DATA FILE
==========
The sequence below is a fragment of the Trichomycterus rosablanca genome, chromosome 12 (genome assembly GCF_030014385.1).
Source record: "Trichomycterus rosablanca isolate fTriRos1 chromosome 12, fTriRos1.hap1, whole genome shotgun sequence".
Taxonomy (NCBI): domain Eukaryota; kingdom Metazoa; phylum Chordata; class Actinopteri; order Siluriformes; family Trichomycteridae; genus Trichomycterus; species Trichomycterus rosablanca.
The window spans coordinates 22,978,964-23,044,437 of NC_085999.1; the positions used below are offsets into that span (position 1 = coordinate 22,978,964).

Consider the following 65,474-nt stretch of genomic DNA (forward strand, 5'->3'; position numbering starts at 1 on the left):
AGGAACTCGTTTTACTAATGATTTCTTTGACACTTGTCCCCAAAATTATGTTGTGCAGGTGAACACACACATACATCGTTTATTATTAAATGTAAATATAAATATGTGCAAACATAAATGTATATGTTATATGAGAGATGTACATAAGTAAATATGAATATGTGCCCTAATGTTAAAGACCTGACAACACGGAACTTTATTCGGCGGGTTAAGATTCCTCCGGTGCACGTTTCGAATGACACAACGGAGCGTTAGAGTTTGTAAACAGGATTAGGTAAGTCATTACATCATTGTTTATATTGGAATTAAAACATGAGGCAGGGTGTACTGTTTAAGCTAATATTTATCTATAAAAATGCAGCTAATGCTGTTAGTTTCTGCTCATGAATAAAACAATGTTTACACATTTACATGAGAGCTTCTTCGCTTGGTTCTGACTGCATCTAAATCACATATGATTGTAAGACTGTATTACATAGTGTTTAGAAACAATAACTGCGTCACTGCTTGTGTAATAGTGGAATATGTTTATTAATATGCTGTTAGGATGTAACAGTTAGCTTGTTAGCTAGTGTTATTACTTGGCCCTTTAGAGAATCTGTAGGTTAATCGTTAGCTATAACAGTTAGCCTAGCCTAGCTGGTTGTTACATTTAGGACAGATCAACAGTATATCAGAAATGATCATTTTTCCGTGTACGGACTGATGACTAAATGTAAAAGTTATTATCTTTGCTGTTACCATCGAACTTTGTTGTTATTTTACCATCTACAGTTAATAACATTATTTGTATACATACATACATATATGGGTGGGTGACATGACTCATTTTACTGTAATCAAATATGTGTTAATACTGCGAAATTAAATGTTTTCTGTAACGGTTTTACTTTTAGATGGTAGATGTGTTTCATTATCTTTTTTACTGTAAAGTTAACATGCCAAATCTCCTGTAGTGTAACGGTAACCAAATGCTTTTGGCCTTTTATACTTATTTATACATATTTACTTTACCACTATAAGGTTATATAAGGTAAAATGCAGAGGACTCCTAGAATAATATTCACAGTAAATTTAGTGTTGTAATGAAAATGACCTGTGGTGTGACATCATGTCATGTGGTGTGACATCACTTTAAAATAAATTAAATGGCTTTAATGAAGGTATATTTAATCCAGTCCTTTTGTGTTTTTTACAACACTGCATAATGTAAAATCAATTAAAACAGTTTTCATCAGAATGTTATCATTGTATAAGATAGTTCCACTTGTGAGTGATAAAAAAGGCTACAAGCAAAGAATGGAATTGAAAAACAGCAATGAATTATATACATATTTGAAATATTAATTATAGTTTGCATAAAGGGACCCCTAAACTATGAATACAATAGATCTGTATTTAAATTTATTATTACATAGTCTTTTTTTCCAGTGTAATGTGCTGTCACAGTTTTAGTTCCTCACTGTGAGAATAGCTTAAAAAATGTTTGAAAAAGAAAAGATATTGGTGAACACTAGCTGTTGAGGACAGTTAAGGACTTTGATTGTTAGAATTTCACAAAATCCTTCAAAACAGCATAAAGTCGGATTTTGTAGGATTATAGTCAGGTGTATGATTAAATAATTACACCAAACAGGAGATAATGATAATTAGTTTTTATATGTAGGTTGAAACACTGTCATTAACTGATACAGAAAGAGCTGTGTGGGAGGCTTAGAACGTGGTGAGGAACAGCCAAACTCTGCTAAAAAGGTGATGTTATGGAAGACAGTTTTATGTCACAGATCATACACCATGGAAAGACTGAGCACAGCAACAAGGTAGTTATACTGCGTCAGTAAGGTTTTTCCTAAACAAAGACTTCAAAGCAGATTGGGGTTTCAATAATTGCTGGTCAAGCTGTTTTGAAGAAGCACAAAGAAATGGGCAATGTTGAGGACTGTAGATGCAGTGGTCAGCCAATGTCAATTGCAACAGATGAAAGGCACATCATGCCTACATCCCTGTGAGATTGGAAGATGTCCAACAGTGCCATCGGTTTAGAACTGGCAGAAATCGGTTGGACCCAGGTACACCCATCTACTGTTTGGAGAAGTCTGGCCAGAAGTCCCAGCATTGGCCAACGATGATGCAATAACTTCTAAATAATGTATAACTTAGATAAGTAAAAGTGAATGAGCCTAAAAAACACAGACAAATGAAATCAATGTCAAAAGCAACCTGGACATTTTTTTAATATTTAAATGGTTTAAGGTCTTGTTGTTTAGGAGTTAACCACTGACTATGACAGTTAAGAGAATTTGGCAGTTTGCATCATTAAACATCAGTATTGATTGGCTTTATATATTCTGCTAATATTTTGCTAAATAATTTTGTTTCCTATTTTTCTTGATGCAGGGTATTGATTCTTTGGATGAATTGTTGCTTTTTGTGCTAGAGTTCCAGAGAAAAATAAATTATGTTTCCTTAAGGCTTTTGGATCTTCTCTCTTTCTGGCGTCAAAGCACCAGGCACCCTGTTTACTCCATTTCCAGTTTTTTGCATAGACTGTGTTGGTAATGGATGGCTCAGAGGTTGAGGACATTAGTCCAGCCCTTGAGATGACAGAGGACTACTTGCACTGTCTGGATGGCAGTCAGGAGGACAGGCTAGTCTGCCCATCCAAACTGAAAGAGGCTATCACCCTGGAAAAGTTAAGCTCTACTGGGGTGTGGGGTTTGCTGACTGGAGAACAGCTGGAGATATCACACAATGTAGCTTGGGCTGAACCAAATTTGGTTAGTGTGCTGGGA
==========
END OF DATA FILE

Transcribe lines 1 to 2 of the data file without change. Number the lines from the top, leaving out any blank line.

The sequence below is a fragment of the Trichomycterus rosablanca genome, chromosome 12 (genome assembly GCF_030014385.1).
Source record: "Trichomycterus rosablanca isolate fTriRos1 chromosome 12, fTriRos1.hap1, whole genome shotgun sequence".